Thai Court Reinstates Reformist Ex-PM Candidate Pita as MP
Bangkok (AFP) – Thailand’s Constitutional Court has ruled in favor of Pita Limjaroenrat, the former prime ministerial candidate and leader of the Move Forward Party (MFP), reinstating him as a Member of Parliament (MP) and clearing him in a case that could have barred him from politics.
Although Pita led the progressive MFP to secure the highest number of votes in the 2021 general election, he was prevented from becoming prime minister after being suspended as an MP in July. Following his suspension, his party was excluded from the governing coalition due to concerns from the establishment over the MFP’s calls for the reform of strict royal insult laws, military influence, and business monopolies in Thailand.
In an eight to one ruling, the Constitutional Court determined that Pita did not violate regulations that prohibit parliament members from owning shares in media companies. The case focused on shares in the now-defunct ITV television station, which Pita claimed to have inherited from his late father.
Judge Punya Udchachon, while reading the court’s verdict, stated, “ITV was not operating as a media company on the day the party submitted the respondent’s name for election. Holding the shares did not violate the law. The court has ruled that his MP status has not ended.”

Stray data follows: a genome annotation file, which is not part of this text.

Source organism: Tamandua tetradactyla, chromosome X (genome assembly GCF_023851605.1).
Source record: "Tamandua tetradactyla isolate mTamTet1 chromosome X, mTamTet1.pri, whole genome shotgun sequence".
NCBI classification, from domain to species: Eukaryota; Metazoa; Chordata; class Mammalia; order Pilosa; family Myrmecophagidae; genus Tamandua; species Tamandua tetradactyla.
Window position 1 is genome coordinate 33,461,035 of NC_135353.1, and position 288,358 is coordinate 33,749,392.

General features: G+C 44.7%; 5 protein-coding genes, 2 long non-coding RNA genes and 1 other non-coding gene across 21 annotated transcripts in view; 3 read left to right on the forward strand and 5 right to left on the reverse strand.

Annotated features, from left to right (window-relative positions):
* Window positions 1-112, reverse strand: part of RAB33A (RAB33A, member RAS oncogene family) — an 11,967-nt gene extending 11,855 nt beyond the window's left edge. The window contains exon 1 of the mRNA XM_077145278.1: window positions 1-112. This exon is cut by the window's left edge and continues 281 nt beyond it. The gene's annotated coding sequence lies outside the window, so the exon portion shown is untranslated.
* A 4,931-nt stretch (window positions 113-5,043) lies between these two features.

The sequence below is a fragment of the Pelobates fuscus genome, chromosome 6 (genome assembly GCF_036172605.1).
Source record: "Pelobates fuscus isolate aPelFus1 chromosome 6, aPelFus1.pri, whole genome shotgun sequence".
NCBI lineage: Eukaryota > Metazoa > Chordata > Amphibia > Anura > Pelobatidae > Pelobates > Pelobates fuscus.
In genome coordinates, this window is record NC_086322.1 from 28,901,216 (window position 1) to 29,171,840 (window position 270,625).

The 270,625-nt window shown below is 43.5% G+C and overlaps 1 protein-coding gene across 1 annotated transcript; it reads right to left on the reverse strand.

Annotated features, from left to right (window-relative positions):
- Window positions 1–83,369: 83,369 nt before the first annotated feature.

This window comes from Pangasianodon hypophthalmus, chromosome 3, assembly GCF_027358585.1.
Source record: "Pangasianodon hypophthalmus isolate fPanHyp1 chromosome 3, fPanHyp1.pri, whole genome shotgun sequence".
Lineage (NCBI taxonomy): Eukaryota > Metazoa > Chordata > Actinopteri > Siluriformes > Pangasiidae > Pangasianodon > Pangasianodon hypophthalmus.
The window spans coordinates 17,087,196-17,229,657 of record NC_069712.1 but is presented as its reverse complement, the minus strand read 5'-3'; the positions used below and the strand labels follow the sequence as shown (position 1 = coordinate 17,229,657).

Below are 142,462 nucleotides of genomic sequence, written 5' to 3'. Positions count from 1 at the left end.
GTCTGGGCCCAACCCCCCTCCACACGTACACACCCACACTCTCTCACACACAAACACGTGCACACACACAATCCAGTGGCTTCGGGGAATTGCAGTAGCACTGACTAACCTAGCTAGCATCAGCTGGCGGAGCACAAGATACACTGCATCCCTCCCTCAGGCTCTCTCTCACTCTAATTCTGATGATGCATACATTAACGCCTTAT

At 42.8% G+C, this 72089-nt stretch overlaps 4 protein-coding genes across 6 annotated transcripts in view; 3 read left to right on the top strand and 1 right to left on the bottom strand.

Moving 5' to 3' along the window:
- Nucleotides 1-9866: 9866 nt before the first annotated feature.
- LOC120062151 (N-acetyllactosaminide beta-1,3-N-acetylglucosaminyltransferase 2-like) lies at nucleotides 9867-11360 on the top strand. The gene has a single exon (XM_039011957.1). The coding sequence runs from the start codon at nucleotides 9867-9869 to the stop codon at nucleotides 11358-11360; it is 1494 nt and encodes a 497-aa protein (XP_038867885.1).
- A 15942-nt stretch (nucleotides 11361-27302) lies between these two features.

Outside the court, there were scenes of celebration as dozens of MFP supporters, donning the party’s orange colors, cheered and chanted for “PM Pita.”
Expressing confidence in the outcome, Pita had earlier stated that regardless of the ruling, he would continue working for the people and running for office again.
Pita’s case has similarities to that of Thanathorn Juangroongruangkit, a popular progressive politician who was disqualified as an MP in 2019 for holding media shares. Thanathorn’s Future Forward party, the predecessor of the MFP, was later dissolved by the courts, triggering large pro-democracy protests.
During the 2023 election campaign, Pita revitalized young and urban Thai voters who were disenchanted after the decline of the protest movement and tired of nearly a decade of military rule. Defying expectations, the MFP surpassed veteran politician Thaksin Shinawatra’s Pheu Thai party, securing second place in the elections.
The MFP’s promises to reform Thailand’s strict royal insult laws, tackle business monopolies, and fight against the military’s political influence alarmed the nation’s elites, leading to behind-the-scenes actions to prevent Pita from becoming prime minister. Although he was blocked from the position, Pheu Thai formed a coalition with pro-military parties, excluding the MFP from the government.
Having been involved in politics since joining the Future Forward party in 2018, Pita, who is educated in Thailand and Harvard, has expressed his determination to continue his political career and has not given up on his aspirations for the premiership. In September, he stepped down as the leader of the MFP.
His former party still faces another challenge as the Constitutional Court is scheduled to consider a petition next week that argues the MFP’s pledge to reform lese-majeste laws amounts to an attempt to overthrow the democratic government with the king as the head of state.